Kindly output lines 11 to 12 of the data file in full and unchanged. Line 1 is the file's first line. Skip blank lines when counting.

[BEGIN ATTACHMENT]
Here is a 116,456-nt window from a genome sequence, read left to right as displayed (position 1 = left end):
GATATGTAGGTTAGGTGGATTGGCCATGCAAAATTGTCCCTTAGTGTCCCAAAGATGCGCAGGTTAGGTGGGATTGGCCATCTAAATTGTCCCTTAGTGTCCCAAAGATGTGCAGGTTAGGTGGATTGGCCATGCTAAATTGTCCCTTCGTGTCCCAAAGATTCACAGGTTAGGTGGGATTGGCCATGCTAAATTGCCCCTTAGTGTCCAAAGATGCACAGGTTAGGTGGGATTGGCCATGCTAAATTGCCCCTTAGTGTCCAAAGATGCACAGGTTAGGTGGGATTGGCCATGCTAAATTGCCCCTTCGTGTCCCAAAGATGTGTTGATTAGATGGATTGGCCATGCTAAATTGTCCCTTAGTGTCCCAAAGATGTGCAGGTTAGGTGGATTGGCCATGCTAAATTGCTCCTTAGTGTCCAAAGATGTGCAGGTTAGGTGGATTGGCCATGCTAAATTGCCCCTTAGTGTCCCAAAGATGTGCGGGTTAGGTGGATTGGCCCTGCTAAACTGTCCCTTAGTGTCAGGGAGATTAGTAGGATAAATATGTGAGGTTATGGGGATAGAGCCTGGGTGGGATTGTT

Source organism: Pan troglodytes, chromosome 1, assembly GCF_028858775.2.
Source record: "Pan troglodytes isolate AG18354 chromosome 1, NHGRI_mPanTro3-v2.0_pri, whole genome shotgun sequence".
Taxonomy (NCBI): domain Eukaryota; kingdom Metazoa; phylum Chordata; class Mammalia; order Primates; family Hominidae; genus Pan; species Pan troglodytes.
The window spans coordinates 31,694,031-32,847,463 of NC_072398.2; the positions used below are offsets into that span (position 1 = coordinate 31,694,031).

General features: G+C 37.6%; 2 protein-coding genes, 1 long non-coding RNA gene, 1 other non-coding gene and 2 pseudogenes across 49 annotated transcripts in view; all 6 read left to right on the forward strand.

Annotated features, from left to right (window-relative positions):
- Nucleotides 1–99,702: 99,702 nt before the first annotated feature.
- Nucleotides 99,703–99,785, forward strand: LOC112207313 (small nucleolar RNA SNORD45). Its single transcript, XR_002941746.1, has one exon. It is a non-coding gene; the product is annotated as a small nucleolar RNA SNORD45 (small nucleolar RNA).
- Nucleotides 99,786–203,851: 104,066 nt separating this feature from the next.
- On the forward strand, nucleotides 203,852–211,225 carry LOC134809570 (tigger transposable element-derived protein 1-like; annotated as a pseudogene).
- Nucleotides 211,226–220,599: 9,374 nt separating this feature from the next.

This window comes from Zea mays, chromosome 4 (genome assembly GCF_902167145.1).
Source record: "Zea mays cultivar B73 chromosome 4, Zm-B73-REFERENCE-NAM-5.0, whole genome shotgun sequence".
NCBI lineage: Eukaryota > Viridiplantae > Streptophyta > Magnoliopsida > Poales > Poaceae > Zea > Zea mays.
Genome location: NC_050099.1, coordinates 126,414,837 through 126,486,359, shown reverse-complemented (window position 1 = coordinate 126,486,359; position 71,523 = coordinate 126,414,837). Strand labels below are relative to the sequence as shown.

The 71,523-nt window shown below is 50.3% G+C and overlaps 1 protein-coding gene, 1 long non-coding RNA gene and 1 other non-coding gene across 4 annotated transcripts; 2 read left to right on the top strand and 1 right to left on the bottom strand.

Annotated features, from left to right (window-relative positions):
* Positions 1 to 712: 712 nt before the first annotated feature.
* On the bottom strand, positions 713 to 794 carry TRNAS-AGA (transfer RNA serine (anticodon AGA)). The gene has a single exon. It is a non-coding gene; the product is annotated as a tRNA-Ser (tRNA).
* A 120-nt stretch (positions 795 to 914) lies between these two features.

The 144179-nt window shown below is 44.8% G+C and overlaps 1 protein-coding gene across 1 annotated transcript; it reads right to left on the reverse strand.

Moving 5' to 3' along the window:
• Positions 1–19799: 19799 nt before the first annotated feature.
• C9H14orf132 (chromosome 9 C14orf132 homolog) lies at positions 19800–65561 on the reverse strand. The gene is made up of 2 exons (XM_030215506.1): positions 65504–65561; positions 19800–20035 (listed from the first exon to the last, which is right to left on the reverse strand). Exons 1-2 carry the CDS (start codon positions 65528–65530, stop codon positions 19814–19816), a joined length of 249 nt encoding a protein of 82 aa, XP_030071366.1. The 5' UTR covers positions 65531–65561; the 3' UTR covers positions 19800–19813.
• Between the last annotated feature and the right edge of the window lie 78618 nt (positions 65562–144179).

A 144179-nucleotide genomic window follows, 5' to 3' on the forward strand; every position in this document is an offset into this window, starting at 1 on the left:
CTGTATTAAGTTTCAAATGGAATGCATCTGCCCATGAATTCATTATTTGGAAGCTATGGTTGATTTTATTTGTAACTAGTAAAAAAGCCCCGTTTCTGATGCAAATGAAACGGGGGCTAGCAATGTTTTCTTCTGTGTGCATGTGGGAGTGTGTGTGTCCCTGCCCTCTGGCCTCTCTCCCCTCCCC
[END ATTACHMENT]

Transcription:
- Nucleotides 99,786–203,851: 104,066 nt separating this feature from the next.
- On the forward strand, nucleotides 203,852–211,225 carry LOC134809570 (tigger transposable element-derived protein 1-like; annotated as a pseudogene).